Medtronic's vision is to empower clinicians and patients with actionable insights to personalize care anytime, anywhere. Remote monitoring solutions like the Medtronic’s HealthCastTM portfolio, which includes the BioButton® wearable, HealthCastTM VitalSyncTM remote patient monitoring, and other innovative tools are designed to provide clinicians with the right information at the right time to help them make better decisions, faster.

"We want to become a health technology provider of choice and help our partners improve patient outcomes, reduce healthcare costs and expand patient access to care," Chan said.


Patient monitoring products should not be used as the sole basis for diagnosis or therapy and are intended only as an adjunct in patient assessment.


  1. Keck School of Medicine of USC. A Public Health Crisis: Staffing shortages in healthcare. Oct. 25, 2022. Accessed Oct. 2022.
  4. Stellpflug C, Pierson L, Roloff D, et al. Continuous physiological monitoring improves patient outcomes. Am J Nurs. 2021;121(4):40–46.
  5. Khanna AK, Saager L, Bergese SD, et al. Opioid-induced respiratory depression increases hospital costs and length of stay in patients recovering on the general care floor. BMC Anesthesiol. Mar 20 2021;21(1):88. doi:10.1186/s12871-021-01307-8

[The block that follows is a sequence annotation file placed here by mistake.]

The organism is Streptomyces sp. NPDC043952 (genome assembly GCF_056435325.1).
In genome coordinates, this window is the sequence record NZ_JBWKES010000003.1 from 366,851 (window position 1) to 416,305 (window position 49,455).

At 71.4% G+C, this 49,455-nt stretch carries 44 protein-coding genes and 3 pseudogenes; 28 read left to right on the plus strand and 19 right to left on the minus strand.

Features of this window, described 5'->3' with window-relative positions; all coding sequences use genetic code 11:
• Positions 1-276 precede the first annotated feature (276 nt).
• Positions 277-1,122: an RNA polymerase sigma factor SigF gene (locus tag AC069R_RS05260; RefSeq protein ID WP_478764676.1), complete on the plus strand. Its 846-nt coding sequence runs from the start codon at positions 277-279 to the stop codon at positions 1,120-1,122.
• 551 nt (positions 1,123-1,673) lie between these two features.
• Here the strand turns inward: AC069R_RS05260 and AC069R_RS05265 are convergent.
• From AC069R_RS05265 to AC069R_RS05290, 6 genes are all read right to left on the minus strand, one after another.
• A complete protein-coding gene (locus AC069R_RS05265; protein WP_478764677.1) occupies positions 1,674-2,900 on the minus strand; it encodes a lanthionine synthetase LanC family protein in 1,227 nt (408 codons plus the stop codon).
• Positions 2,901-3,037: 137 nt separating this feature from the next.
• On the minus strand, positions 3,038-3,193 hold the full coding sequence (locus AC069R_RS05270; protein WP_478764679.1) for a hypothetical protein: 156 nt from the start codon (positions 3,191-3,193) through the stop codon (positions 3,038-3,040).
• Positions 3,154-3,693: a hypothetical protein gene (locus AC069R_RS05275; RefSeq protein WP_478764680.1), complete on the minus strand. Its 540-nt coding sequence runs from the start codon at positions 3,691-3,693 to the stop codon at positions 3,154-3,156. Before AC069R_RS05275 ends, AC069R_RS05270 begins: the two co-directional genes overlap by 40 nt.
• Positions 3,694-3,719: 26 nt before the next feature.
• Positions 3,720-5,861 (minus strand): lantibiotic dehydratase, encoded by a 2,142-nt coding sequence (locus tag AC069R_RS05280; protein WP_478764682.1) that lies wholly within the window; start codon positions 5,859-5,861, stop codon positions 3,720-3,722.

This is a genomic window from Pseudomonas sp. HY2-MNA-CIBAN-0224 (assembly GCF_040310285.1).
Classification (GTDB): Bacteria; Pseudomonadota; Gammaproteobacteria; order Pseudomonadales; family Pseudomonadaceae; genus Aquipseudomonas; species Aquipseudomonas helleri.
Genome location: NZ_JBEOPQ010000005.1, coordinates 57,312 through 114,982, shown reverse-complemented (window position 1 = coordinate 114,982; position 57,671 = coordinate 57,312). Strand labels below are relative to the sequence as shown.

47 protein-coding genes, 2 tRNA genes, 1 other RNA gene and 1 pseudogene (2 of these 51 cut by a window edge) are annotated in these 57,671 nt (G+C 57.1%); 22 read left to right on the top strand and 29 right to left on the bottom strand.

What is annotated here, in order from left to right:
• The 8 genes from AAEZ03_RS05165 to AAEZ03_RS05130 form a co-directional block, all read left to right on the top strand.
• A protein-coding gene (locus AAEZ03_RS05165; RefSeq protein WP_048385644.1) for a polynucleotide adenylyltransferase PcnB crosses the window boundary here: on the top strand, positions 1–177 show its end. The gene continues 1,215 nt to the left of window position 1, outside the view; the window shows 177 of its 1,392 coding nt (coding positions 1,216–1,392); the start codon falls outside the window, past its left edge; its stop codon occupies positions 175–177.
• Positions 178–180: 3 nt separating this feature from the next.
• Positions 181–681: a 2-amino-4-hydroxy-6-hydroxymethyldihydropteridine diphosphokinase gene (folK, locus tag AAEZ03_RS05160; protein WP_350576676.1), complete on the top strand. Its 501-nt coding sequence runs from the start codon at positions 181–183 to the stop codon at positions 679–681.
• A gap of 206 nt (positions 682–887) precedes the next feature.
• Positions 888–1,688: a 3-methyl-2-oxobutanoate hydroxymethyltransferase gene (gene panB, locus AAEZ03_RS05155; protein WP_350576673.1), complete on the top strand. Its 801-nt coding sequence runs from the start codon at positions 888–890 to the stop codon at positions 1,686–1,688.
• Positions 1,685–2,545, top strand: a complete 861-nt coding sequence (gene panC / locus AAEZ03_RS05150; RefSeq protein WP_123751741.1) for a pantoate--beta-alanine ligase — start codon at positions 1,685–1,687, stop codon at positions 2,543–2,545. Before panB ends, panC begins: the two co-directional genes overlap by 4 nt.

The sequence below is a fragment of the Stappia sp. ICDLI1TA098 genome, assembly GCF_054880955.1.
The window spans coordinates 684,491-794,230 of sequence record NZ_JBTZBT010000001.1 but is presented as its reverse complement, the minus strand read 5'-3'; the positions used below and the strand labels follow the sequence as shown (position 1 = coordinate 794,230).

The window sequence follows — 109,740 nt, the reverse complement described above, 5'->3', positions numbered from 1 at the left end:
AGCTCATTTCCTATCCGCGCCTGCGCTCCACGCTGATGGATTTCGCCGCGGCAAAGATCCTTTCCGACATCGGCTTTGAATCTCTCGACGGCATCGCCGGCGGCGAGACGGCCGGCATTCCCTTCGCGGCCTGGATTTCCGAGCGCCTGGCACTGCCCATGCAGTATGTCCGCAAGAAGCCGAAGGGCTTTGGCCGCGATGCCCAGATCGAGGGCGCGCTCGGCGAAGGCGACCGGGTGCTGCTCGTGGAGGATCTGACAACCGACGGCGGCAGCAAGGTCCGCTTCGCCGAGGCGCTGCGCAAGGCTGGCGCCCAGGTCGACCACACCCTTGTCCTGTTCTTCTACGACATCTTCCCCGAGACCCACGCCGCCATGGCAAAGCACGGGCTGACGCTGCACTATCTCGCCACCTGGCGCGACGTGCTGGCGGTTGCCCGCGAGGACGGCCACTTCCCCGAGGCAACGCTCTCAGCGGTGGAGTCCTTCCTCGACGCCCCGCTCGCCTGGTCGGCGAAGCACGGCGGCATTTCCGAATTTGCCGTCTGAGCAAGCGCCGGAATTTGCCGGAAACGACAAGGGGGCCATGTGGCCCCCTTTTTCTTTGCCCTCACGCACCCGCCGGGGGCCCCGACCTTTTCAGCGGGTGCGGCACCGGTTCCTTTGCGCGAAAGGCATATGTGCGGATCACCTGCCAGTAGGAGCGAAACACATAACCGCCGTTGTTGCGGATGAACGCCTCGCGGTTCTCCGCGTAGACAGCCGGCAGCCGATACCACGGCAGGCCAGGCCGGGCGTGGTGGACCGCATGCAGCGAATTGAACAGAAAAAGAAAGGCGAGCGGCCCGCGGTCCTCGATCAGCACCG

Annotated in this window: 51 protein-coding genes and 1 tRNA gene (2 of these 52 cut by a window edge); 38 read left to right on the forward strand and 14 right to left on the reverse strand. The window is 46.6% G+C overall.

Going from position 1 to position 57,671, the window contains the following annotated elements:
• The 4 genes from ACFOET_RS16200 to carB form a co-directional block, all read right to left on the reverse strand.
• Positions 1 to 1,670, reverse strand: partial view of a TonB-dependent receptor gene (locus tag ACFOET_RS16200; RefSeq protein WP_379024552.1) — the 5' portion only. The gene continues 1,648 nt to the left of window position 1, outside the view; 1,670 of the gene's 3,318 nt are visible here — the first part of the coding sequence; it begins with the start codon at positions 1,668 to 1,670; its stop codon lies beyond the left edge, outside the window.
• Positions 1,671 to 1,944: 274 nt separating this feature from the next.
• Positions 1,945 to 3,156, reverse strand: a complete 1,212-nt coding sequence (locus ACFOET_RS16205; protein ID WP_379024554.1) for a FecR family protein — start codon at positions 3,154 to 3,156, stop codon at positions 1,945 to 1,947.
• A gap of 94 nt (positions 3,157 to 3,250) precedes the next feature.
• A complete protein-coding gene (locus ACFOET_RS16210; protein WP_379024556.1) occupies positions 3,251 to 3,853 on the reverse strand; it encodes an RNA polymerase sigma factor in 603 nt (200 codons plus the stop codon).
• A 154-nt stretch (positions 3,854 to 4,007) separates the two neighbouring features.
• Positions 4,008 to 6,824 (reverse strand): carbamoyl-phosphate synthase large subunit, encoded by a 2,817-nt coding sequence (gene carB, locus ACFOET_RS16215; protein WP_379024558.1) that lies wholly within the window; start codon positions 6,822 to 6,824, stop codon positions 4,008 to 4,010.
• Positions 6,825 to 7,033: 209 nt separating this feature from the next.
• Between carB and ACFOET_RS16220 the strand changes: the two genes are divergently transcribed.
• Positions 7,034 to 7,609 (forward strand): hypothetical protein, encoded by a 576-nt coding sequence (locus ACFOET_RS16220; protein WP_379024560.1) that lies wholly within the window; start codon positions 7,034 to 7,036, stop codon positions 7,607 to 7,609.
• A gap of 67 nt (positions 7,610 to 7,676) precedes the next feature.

6. Lam T, Nagappa M, Wong J, Singh M, Wong D, Chung F. Continuous Pulse Oximetry and Capnography Monitoring for Postoperative Respiratory Depression and Adverse Events: A Systematic Review and Meta-analysis. Anesth Analg. 2017;125(6):2019-2029.
  8. Hamza M, Alsma J, Kellett J, Brabrand M, Christensen EF, Cooksley T, et al. Can vital signs recorded in patients’ homes aid decision making in emergency care? A Scoping Review. Resusc Plus. 2021;6:100116.
  10. Anesi GL, Chowdhury M, Small DS, et al. Association of a Novel Index of Hospital Capacity Strain with Admission to Intensive Care Units. Ann Am Thorac Soc. 2020;17(11):1440-1447.
  11. Verrillo SC, Cvach M, Hudson KW, Winters BD. Using Continuous Vital SignMonitoring to Detect Early Deterioration in Adult Postoperative Inpatients. J Nurs Care Qual. Apr/Jun 2019;34(2):107-113.
  12. Weller RS, Foard KL, Harwood TN. Evaluation of a wireless, portable, wearable multi-parameter vital signs monitor in hospitalized neurological and neurosurgical patients. J Clin Monit Comput. Oct 2018;32(5):945-951.
  13. Downey C, Randell R, Brown J, Jayne DG. Continuous Versus Intermittent Vital Signs Monitoring Using a Wearable, Wireless Patch in Patients Admitted to Surgical Wards: Pilot Cluster Randomized Controlled Trial. J Med Internet Res. 2018;20(12):e10802